More doles result in more corruption; NYAY and Ayushman could be the biggest of all scams
RN Bhaskar — 18 April 2019
Doles, freebies and giveaways are wonderful electoral offerings (https://www.firstpost.com/business/splurging-money-on-mega-welfare-schemes-sans-planning-not-wise-govt-should-find-a-way-to-make-them-productive-6154241.html). The marginalized love them. Bleeding hearts welcome them. But the most ecstatic about these, in India, are politicians. One must also add to this list a retinue of players who skim off some of the money before passing it on to their political masters.
Sounds outlandish, isn’t it? But not really. Remember the old statement by Rajiv Gandhi, former prime minister, about how only 15% of the actual amount reaches the poor? Well, he was right, except that now there is evidence that it could be significantly less than 15%.
To understand how diversion of funds takes place, you must remember that India has no standard or foolproof way of determining who is poor and what a household is. Thus, as long as doles, freebies and giveaways are linked to poverty and to households, money could actually go to categories that defy definition. QED – the perfect opportunity for scams.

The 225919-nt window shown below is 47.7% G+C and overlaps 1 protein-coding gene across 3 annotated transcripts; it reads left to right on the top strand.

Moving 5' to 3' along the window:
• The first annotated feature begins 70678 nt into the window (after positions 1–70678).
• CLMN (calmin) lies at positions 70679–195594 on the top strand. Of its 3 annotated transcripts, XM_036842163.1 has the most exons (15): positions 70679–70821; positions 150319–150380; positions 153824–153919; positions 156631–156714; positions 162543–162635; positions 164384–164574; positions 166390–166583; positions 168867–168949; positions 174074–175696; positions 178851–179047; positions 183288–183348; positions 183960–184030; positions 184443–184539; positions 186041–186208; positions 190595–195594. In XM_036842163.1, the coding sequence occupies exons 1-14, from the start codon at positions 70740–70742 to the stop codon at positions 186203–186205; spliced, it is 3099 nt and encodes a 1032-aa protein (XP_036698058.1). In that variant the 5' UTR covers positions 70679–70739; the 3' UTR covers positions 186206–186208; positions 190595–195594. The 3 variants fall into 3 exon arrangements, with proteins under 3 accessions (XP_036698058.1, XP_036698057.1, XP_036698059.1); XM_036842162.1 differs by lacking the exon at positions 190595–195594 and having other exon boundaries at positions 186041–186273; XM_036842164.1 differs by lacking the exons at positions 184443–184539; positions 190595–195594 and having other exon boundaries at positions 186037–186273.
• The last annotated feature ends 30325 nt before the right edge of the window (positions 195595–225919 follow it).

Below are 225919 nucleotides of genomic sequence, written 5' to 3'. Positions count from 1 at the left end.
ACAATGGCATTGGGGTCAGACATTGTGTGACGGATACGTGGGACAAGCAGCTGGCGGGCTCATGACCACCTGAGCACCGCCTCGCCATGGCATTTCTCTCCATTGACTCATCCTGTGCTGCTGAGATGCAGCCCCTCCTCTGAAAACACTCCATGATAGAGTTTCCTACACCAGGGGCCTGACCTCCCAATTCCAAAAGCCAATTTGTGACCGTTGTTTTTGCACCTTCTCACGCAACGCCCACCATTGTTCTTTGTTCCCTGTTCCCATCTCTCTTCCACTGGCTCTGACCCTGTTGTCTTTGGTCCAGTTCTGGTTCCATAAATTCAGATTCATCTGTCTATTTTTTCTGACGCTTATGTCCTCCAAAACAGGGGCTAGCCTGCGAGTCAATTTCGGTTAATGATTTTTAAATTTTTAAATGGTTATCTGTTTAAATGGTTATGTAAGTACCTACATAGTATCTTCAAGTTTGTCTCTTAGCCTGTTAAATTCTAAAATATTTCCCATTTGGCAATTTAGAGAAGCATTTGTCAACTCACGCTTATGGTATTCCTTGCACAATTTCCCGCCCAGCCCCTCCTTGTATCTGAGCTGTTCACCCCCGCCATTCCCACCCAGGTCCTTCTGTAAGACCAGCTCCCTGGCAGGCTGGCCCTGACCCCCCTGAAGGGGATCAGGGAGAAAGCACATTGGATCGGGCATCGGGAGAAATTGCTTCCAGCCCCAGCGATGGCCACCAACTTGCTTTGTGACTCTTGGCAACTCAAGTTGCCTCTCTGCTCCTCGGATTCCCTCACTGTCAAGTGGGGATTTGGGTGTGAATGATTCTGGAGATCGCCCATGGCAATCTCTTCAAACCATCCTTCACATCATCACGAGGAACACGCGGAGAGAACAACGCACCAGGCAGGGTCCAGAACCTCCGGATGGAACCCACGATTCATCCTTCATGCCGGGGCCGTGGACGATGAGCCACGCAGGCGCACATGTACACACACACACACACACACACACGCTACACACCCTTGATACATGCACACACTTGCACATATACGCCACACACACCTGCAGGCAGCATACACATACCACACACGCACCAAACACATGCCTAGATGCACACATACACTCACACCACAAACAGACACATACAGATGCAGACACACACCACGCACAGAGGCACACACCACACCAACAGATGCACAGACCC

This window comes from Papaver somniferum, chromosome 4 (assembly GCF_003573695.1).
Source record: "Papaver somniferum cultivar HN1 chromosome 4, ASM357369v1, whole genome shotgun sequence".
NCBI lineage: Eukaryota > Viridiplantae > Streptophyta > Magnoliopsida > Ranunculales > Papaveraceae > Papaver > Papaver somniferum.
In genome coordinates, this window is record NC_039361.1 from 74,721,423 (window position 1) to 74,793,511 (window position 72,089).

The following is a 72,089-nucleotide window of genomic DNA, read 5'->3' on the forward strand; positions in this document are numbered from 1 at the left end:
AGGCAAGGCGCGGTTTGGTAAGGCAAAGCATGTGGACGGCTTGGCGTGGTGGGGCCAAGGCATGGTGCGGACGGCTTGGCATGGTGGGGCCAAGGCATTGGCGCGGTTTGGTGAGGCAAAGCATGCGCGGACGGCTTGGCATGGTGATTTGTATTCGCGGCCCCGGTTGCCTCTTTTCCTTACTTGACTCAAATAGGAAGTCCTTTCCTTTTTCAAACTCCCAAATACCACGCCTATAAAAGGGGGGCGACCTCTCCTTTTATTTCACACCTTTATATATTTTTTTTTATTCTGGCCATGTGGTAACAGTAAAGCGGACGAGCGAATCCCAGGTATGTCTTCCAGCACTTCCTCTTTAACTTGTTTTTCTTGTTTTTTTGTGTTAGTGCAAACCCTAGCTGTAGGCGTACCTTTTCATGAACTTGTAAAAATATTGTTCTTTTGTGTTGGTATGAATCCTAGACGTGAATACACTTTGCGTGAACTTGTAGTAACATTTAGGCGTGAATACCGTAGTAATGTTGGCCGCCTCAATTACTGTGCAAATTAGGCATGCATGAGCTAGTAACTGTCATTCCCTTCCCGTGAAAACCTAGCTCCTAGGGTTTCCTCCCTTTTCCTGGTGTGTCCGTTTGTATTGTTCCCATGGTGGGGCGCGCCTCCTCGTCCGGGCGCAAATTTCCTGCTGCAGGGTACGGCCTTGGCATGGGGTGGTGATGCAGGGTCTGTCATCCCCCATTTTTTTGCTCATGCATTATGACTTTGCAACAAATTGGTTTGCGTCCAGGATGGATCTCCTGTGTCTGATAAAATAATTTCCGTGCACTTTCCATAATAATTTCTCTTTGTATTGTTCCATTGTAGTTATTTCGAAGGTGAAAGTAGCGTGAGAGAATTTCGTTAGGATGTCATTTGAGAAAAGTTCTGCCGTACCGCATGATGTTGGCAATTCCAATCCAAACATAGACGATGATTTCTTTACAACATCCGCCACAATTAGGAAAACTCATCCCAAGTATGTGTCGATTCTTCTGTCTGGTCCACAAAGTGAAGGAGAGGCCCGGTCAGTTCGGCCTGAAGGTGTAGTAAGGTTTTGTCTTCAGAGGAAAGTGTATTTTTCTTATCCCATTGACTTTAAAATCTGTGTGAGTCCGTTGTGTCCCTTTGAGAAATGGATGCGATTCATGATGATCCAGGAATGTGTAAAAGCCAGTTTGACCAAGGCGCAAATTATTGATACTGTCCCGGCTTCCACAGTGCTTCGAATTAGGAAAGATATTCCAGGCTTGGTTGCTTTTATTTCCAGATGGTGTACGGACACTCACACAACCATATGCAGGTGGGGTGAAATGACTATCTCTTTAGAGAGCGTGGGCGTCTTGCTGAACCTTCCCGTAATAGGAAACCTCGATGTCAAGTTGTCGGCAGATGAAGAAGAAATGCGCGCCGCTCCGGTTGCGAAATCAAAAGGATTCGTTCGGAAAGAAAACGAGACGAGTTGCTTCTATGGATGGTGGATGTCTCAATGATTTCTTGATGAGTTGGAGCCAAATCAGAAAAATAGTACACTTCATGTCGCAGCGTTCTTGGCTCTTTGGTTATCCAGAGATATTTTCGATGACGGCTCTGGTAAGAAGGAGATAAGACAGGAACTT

Proof of this can be found in slums (https://www.moneycontrol.com/news/india/opinion-slum-creation-is-a-mammoth-scam-across-indian-cities-and-towns-2961321.html). The chart alongside provides a bird’s eye-view. All the data comes from the Census of India – which has also brought out a special document on slums (http://www.censusindia.gov.in/2011-Documents/Slum-26-09-13.pdf).
The following are the deductions:
- Slum population grew faster than national population. The conventional argument is that slum dwellers flock to the city looking for jobs. But that argument can be fallacious. Almost all migrants come to the city in search of jobs. This includes people who stay six to a room, pay rent, and thus stay legally. In sharp contrast are slumdwellers who are illegal squatters protected by powerful people. This leads one to the conclusion that slums are nothing but votebanks aimed at changing demographic profiles in a region (http://www.asiaconverge.com/2018/05/citizenship-votebank-northeast-and-work-permits/). It is akin to stuffing ballot boxes with bogus voting slips. Clearly, someone is promoting slums. Why else would slum population rise faster than national population?